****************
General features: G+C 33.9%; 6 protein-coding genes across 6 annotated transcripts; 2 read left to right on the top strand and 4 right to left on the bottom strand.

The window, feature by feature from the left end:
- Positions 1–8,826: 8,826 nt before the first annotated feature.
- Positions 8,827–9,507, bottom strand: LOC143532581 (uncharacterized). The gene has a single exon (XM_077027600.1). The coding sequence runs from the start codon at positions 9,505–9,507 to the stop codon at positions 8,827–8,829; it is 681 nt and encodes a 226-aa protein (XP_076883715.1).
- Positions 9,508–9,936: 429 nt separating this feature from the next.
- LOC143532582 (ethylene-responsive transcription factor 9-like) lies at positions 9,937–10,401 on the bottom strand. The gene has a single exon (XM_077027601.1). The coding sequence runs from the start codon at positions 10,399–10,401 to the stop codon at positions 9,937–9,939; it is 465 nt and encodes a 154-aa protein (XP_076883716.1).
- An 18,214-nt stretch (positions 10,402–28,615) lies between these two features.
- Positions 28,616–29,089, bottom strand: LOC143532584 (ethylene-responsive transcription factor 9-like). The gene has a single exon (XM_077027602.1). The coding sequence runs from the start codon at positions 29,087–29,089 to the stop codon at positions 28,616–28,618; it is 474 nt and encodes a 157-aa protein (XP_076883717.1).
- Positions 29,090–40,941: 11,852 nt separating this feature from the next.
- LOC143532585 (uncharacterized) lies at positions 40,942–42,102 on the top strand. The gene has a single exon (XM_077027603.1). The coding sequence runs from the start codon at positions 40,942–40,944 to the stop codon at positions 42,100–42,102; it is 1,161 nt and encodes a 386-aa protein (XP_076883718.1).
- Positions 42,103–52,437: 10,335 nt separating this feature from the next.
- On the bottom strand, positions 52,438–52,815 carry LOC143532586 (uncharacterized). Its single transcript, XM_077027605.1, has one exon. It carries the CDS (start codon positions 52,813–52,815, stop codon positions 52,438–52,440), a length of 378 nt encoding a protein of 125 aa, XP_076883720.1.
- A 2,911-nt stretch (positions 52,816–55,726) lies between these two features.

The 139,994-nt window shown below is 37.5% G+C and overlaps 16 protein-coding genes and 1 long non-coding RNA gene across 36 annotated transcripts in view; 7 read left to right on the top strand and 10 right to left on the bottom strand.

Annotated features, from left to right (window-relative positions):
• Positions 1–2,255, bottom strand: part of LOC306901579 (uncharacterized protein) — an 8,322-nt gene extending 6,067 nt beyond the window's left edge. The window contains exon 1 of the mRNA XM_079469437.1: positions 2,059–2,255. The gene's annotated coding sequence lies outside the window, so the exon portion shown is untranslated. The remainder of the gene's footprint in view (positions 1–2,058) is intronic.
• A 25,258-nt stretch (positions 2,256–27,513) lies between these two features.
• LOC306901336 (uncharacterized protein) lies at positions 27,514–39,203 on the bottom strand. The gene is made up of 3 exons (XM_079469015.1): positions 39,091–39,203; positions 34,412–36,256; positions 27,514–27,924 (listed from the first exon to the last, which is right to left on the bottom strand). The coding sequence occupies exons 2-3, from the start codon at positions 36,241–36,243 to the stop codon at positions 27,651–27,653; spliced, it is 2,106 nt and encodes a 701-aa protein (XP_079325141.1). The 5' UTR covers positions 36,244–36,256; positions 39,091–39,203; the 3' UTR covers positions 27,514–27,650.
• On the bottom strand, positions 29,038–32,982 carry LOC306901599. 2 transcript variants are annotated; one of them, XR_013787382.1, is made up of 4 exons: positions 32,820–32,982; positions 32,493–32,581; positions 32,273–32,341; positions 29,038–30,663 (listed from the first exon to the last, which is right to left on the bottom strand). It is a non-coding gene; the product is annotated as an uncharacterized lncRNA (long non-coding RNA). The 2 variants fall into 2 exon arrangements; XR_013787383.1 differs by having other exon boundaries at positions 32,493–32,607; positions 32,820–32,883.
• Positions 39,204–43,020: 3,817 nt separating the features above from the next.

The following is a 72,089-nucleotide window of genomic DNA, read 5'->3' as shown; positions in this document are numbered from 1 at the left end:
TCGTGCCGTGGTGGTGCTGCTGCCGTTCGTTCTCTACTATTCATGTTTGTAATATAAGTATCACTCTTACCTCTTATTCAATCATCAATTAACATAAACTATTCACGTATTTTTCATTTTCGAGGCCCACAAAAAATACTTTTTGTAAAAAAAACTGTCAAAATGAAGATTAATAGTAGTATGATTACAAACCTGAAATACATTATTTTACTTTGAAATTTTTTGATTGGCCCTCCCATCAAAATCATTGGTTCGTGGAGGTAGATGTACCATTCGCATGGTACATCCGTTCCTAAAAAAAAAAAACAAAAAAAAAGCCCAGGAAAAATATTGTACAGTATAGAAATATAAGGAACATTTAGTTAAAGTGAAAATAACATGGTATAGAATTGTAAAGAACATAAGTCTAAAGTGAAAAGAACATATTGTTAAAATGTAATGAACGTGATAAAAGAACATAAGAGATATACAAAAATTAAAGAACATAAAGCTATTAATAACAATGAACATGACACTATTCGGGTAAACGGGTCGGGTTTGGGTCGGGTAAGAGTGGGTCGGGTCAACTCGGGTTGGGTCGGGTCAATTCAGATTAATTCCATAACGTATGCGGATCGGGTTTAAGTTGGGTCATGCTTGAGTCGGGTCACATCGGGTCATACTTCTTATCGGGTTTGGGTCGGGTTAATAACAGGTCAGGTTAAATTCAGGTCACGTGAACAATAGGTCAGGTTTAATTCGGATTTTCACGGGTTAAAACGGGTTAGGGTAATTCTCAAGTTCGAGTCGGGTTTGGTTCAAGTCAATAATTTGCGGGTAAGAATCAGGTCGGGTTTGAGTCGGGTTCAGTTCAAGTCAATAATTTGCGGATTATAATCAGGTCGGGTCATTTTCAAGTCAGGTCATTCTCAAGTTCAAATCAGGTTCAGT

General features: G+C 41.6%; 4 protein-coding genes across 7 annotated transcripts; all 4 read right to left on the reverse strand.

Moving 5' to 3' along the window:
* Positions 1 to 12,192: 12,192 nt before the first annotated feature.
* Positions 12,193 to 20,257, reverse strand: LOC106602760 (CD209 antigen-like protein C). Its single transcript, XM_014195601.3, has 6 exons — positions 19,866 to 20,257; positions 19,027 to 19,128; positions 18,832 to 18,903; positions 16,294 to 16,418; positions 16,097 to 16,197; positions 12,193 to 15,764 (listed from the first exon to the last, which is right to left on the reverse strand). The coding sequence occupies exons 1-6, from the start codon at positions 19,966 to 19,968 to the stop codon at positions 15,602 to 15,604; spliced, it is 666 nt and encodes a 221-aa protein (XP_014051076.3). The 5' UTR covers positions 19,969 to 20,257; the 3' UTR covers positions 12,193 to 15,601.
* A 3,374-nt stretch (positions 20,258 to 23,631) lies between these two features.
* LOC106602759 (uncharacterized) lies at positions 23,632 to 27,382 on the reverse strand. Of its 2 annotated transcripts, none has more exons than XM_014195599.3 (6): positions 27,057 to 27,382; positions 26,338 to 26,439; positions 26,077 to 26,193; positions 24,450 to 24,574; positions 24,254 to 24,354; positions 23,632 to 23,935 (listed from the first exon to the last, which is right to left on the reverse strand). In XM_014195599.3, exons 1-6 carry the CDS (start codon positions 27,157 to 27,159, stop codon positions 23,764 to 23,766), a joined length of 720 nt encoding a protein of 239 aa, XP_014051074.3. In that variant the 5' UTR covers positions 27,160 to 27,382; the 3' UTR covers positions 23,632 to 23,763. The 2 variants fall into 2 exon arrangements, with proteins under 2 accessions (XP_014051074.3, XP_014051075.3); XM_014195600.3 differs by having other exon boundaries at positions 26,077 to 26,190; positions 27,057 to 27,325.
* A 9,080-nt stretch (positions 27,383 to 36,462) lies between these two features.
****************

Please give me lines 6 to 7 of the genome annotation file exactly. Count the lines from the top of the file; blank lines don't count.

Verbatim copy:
- LOC143532582 (ethylene-responsive transcription factor 9-like) lies at positions 9,937–10,401 on the bottom strand. The gene has a single exon (XM_077027601.1). The coding sequence runs from the start codon at positions 10,399–10,401 to the stop codon at positions 9,937–9,939; it is 465 nt and encodes a 154-aa protein (XP_076883716.1).
- An 18,214-nt stretch (positions 10,402–28,615) lies between these two features.